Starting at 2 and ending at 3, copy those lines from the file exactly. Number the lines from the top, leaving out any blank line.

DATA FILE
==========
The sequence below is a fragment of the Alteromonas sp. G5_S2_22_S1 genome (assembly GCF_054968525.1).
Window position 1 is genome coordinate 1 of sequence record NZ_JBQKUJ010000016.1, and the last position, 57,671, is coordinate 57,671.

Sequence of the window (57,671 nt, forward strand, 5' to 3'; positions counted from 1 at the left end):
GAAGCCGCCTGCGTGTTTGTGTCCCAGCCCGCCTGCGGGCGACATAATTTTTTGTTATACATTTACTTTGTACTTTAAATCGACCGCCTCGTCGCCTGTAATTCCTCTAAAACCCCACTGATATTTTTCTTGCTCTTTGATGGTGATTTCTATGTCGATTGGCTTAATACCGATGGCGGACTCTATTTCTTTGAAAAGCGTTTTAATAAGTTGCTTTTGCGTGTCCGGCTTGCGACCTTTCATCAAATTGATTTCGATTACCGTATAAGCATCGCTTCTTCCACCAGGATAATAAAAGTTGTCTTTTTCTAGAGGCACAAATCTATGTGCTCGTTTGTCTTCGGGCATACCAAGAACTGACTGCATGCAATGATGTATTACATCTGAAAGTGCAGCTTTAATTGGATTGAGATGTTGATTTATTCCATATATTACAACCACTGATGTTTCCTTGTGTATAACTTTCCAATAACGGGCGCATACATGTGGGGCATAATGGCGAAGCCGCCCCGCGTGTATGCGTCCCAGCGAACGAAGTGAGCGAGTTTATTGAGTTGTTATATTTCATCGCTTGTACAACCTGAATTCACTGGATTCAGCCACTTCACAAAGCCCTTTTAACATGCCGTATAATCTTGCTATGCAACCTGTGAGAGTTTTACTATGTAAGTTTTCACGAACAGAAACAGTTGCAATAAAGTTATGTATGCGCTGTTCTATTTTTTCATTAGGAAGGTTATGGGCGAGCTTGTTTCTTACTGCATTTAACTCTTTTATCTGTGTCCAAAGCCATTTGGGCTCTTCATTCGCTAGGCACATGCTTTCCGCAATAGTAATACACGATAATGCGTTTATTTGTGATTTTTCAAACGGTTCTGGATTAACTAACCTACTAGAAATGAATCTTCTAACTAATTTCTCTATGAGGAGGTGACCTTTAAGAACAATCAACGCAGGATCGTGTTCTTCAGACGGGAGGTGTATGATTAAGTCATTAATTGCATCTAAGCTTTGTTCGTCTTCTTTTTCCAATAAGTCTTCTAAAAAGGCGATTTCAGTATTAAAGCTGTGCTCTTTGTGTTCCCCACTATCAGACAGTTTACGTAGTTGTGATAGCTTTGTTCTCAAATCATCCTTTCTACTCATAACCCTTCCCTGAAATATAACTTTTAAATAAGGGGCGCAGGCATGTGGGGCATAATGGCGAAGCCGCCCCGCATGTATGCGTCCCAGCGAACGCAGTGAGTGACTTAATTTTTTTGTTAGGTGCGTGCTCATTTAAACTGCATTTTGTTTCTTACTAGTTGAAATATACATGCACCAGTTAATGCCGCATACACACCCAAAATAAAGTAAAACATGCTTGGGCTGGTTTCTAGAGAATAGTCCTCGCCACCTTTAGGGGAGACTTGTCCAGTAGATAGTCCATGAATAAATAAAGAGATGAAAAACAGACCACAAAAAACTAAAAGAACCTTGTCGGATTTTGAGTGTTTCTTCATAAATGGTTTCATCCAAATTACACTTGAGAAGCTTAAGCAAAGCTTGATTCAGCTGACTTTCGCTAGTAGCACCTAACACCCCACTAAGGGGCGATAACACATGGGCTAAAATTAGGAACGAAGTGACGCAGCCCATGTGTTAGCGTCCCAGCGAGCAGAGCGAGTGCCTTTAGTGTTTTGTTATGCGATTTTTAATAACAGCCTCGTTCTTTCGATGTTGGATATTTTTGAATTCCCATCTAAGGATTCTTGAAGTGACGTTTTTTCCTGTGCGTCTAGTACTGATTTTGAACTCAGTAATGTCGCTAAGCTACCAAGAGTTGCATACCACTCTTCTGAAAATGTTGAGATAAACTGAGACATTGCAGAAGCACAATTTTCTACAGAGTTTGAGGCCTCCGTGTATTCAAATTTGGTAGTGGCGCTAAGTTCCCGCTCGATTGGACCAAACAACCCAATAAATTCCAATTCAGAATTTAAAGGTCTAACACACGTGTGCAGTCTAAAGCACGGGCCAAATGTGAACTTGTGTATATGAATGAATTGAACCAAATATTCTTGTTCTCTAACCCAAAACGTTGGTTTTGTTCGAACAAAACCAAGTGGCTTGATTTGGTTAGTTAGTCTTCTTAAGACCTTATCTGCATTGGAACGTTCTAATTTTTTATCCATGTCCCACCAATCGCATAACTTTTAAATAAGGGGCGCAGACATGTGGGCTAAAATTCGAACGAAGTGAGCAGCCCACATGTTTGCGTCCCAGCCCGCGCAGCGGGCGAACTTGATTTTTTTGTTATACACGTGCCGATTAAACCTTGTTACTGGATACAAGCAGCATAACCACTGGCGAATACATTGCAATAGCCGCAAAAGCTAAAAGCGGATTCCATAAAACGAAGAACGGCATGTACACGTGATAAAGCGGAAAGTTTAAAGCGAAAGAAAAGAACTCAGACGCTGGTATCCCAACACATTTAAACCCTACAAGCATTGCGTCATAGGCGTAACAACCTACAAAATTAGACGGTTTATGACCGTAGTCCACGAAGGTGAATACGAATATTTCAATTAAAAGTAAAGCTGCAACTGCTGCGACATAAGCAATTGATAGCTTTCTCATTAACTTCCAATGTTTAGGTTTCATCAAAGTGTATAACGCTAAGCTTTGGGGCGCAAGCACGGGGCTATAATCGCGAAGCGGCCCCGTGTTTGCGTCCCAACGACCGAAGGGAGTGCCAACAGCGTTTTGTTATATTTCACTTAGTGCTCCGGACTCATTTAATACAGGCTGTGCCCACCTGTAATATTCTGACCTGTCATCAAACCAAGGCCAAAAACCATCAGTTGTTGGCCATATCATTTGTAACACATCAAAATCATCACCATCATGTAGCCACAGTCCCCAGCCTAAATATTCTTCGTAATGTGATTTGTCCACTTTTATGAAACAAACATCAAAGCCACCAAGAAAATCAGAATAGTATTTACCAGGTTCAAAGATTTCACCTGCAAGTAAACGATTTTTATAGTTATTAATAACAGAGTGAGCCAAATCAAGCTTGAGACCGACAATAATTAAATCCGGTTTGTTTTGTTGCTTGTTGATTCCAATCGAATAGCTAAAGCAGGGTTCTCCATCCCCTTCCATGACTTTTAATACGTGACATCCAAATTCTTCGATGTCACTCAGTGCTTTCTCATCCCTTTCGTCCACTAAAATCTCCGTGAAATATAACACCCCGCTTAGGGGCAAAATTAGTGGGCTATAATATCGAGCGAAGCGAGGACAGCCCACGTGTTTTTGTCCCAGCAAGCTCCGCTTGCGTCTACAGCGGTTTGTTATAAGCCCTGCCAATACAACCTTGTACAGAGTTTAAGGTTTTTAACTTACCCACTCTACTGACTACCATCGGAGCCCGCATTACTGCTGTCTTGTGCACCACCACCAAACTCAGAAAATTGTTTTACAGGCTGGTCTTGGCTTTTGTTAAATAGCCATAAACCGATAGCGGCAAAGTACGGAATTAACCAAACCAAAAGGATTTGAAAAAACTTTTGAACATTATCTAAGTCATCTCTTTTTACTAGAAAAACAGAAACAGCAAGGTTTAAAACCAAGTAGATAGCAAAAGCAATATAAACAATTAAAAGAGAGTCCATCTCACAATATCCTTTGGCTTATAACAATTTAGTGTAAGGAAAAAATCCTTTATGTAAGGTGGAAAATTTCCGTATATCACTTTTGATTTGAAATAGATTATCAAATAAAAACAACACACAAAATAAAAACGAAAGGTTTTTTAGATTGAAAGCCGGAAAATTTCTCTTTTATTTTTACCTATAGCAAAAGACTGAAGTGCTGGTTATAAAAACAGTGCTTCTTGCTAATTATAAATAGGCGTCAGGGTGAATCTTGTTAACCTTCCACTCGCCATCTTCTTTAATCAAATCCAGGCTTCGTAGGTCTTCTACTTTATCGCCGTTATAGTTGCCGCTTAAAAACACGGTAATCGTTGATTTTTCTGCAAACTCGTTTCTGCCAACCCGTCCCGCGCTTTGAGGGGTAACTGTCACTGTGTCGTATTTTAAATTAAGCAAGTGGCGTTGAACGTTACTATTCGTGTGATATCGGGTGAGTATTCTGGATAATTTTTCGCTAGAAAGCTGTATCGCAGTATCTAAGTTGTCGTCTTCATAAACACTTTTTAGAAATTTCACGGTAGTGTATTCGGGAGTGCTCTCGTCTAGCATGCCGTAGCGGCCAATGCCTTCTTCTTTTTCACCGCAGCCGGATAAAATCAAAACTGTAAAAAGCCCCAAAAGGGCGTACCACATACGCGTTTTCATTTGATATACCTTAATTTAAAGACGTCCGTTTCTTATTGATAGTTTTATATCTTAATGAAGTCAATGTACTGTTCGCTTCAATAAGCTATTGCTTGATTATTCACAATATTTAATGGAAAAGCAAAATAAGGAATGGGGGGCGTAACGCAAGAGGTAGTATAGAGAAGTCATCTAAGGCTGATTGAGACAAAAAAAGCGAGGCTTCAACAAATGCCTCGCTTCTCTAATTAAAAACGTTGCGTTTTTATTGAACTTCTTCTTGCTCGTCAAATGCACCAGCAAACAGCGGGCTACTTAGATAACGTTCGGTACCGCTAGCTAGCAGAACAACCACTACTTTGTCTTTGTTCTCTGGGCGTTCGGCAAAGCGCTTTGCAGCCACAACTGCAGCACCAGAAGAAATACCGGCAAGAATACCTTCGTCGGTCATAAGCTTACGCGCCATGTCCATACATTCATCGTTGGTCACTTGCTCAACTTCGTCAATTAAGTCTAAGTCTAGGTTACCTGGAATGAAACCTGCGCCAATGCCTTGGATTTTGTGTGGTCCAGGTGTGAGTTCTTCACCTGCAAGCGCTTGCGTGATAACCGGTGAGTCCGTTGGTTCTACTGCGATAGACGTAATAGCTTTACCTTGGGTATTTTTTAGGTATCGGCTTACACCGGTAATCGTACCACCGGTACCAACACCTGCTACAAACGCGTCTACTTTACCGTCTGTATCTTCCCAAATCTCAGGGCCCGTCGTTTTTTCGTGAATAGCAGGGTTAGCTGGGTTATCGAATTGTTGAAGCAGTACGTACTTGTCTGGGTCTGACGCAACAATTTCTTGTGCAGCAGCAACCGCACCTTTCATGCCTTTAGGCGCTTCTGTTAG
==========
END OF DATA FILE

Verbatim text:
Window position 1 is genome coordinate 1 of sequence record NZ_JBQKUJ010000016.1, and the last position, 57,671, is coordinate 57,671.

Sequence of the window (57,671 nt, forward strand, 5' to 3'; positions counted from 1 at the left end):